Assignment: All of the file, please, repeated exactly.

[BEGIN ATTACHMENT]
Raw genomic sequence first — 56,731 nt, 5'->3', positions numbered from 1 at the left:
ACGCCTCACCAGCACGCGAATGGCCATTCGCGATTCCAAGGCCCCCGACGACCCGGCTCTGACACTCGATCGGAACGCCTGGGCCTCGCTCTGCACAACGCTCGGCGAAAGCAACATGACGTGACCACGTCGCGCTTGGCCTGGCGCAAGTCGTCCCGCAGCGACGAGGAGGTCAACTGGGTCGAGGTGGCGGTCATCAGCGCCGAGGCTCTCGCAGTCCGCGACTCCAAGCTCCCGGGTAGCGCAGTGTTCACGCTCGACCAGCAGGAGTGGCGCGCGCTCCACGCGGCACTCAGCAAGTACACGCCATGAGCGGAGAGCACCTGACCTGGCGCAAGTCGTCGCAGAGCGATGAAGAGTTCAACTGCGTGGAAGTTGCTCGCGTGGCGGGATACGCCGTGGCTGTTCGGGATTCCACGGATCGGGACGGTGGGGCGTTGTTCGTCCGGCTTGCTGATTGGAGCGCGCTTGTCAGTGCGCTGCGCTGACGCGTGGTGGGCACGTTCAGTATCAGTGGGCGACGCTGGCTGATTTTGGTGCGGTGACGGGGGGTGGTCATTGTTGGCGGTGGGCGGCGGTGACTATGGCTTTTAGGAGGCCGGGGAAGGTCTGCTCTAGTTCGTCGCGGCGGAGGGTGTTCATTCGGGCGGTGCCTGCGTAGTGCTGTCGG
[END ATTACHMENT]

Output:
Raw genomic sequence first — 56,731 nt, 5'->3', positions numbered from 1 at the left:
ACGCCTCACCAGCACGCGAATGGCCATTCGCGATTCCAAGGCCCCCGACGACCCGGCTCTGACACTCGATCGGAACGCCTGGGCCTCGCTCTGCACAACGCTCGGCGAAAGCAACATGACGTGACCACGTCGCGCTTGGCCTGGCGCAAGTCGTCCCGCAGCGACGAGGAGGTCAACTGGGTCGAGGTGGCGGTCATCAGCGCCGAGGCTCTCGCAGTCCGCGACTCCAAGCTCCCGGGTAGCGCAGTGTTCACGCTCGACCAGCAGGAGTGGCGCGCGCTCCACGCGGCACTCAGCAAGTACACGCCATGAGCGGAGAGCACCTGACCTGGCGCAAGTCGTCGCAGAGCGATGAAGAGTTCAACTGCGTGGAAGTTGCTCGCGTGGCGGGATACGCCGTGGCTGTTCGGGATTCCACGGATCGGGACGGTGGGGCGTTGTTCGTCCGGCTTGCTGATTGGAGCGCGCTTGTCAGTGCGCTGCGCTGACGCGTGGTGGGCACGTTCAGTATCAGTGGGCGACGCTGGCTGATTTTGGTGCGGTGACGGGGGGTGGTCATTGTTGGCGGTGGGCGGCGGTGACTATGGCTTTTAGGAGGCCGGGGAAGGTCTGCTCTAGTTCGTCGCGGCGGAGGGTGTTCATTCGGGCGGTGCCTGCGTAGTGCTGTCGG